The data for the keys is mapped in sequence, starting with
key 0 at addresses 4 to 8. The data for key 15 is located at
addresses 79 to 83, and that for key 23 is located at
addresses 119 to 123. Table 4.3 summarizes this.
There are five bytes of data for each key. The first two are the
key’s 16-bit signal, and the second two are the key’s 16-bit
reference. These are followed by the Detect Integrator Count,
which is a 4-bit value stored in the lower nibble. In the case of
both the signal and reference, the 16-bit values are accessed
as two 8-bit bytes, stored LSB first.
4.6 Cal All
A value of 0x55 must be written to address 125. Upon
receiving this command the QT60xx0 will recalibrate all of the
keys. Recalibration will start at the beginning of the next full
matrix scan and last for one scan cycle.
4.7 Setups
The location “Setups write-unlock”, address 130, allows write
access to the setups. Normally the setups are write-protected;
the write-protection is engaged as soon as a read operation is
performed at any address. By writing a value of 0x55 to this
address, the write-protection is disengaged. This address is
located conveniently immediately before the setups so that
the write protection may be disengaged and the setups
written in a single I
2
C communication sequence. Reading this
address is undefined.
Addresses 131 to 252 provide read/write access to the
setups. Details of different setups can be found in Section 6,
page 17.
When the host is writing a new setup block the values are
being recorded into EEPROM as they arrive from the host.
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13 QT60240-ISG R8.06/0906
DetectCount (lower nibble)23123
Reference MSB23122
Reference LSB23121
Signal MSB23120
Signal LSB23119
Range of values3 to 2219 to 118
DetectCount (lower nibble)218
Reference MSB217
Reference LSB216
Signal MSB215
Signal LSB214
DetectCount (lower nibble)113
Reference MSB112
Reference LSB111
Signal MSB110
Signal LSB19
DetectCount (lower nibble)08
Reference MSB07
Reference LSB06
Signal MSB05
Signal LSB04
UseKey #Address
Table 4.3 Key Data
Figure 4.1 Power-on or Hardware Reset Flow Chart
Verify Setup
Block
Recalibrate All
Send 0x55 to
Addr 125
Read key
status registers
Addr: 1, 2
and 3
Recalibrate All
Send 0x55 to
Addr 125
Host main
Process
Key Detection(s) / End of
Detection Processing
'CHANGE'
output set
Incorrect
Setup Data
Correct Setup
Block
Power-on or
Hardware Reset
Stuck Key
Detected
Keys OK
Send Correct
Setup Block
Internal Host
Processes
Legend
Comms
with QT
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14 QT60240-ISG R8.06/0906
5 I
2
C Operation
5.1 Interface Bus
More detailed information about I
2
C is available from
www.i2C-bus.org. Devices are connected onto the I
2
C bus as
shown in Figure 5.1. Both bus lines are connected to Vdd via
pull-up resistors. The bus drivers of all I
2
C devices must be
open-drain type. This implements a wired-AND function which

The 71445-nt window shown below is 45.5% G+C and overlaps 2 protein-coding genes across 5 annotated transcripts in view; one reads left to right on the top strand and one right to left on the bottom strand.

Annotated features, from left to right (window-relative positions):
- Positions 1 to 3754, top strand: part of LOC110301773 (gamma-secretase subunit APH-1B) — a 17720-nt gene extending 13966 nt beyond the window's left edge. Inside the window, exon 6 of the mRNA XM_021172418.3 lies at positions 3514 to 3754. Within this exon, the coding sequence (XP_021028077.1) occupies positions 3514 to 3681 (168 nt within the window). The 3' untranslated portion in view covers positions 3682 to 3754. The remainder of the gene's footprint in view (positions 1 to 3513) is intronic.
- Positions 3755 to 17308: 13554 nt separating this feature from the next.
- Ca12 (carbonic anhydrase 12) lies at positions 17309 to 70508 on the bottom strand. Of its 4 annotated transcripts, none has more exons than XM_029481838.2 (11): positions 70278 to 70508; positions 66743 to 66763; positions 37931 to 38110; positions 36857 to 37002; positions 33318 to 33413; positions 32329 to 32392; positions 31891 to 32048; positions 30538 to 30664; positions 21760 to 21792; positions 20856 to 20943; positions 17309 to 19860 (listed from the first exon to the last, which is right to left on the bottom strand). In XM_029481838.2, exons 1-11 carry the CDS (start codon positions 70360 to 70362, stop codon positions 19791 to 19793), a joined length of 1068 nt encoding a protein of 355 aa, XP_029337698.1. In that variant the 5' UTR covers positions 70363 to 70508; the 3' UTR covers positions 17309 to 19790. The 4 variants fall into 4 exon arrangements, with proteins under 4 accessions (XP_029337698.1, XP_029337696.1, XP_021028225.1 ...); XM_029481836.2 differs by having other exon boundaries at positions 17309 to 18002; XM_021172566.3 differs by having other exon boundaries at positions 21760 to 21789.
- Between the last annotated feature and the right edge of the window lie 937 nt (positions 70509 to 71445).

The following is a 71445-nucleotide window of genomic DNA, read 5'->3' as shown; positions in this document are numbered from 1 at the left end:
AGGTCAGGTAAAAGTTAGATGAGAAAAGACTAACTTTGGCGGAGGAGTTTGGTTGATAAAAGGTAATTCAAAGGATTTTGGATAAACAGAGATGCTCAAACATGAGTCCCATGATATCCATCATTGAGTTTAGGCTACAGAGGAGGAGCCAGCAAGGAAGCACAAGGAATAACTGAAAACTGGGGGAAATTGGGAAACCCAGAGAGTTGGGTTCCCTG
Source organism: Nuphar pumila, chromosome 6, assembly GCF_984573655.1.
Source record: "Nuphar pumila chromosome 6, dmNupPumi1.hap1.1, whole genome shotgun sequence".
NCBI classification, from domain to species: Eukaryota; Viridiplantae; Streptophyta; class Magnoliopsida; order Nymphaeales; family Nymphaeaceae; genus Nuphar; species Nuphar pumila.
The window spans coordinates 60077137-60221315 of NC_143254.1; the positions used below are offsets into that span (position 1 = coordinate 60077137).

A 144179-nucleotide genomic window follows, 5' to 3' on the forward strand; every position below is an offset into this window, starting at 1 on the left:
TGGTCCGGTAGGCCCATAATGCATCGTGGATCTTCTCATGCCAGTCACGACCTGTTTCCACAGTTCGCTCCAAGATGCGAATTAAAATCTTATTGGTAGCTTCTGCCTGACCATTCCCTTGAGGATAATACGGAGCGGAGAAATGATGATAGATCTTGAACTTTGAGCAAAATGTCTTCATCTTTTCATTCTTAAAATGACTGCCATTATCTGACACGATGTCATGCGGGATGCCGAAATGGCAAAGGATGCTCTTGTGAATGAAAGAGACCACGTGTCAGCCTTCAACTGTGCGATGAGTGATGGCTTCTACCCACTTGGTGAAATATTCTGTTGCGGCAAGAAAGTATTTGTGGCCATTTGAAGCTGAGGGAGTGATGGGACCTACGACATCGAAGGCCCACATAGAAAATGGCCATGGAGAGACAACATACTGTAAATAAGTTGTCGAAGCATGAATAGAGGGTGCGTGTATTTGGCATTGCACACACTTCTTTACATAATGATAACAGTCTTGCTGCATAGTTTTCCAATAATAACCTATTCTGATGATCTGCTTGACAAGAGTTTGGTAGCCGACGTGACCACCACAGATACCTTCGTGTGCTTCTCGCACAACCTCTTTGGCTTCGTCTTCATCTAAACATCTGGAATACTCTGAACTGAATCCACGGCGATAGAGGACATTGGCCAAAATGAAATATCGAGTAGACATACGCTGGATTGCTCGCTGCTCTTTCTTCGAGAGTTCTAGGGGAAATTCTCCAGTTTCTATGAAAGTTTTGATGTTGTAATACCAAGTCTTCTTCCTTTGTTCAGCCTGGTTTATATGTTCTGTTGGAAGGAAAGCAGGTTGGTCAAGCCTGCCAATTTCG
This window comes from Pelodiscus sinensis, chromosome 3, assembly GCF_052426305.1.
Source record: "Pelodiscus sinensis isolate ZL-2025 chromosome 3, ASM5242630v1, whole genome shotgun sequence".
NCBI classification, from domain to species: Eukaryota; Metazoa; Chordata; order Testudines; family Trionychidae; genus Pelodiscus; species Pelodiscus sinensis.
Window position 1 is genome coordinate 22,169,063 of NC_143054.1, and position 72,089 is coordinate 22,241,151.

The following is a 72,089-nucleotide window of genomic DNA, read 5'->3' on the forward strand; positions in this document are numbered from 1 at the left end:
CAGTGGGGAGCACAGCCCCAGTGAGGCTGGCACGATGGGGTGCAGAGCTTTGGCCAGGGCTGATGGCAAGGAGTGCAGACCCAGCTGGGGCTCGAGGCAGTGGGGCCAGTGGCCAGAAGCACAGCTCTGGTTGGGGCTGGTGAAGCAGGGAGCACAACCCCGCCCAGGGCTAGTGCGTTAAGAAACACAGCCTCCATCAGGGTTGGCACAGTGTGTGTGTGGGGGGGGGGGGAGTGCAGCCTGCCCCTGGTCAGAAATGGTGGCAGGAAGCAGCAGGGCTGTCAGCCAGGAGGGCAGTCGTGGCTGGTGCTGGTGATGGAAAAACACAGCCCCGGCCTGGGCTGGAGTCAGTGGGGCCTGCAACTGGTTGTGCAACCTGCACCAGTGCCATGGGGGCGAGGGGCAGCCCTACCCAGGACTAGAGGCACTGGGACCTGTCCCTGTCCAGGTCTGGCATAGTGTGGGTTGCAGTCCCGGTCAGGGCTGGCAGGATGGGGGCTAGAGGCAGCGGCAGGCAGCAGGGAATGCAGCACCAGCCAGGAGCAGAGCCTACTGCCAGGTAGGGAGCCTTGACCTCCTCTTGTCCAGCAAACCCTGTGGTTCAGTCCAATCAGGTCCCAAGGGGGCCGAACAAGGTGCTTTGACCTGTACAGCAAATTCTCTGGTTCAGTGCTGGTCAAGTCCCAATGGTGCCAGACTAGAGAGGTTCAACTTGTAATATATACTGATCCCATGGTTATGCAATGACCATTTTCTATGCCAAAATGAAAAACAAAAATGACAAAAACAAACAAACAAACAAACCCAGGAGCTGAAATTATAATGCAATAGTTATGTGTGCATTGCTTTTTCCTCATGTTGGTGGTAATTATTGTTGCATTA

allows any and all devices to drive the bus, one at a time. A
low level on the bus is generated when a device outputs a
zero.
Figure 5.1 I
2
C Interface Bus
Vcc
Device 1 Device 2 Device 3 Device n R1 R2
SDA
SCL
4.7µs minimum
Bus free time between a STOP and START
condition
4µs minimumSetup time for STOP condition
4µs minimumHold time START condition
100 kHzMaximum bus speed (SCL)
7-bitAddress space
UnitParameter
Table 5.1 I
2
C Bus Specifications
5.2 Transferring Data Bits
Each data bit transferred on the bus is accompanied by a
pulse on the clock line. The level of the data line must be
stable when the clock line is high; The only exception to this
rule is for generating START and STOP conditions.
Figure 5.2 Data Transfer
SDA
SCL
Data Stable Data Stable
Data Change
5.3 START and STOP Conditions
The host initiates and terminates a data transmission. The
transmission is initiated when the host issues a START
condition on the bus, and is terminated when the host issues
a STOP condition. Between START and STOP conditions, the
bus is considered busy. As shown below, START and STOP
conditions are signaled by changing the level of the SDA line
when the SCL line is high.
Figure 5.3 START and STOP Conditions
SDA
SCL
START STOP
5.4 Address Packet Format
All address packets are 9 bits long, consisting of 7 address
bits, one READ/WRITE control bit and an acknowledge bit. If
the READ/WRITE bit is set, a read operation is performed,
otherwise a write operation is performed. When the device
recognizes that it is being addressed, it will acknowledge by
pulling SDA low in the ninth SCL (ACK) cycle. An address
packet consisting of a slave address and a READ or a
WRITE bit is called SLA+R or SLA+W, respectively.
The most significant bit of the address byte is transmitted
first. The address sent by the host must be consistent with
that selected with the option jumpers.
Figure 5.4 Address Packet Format
S
DA
SCL
Addr MSB Addr LSB R/W ACK
START
12 789
5.5 Data Packet Format
All data packets are 9 bits long, consisting of one data byte
and an acknowledge bit. During a data transfer, the host
generates the clock and the START and STOP conditions,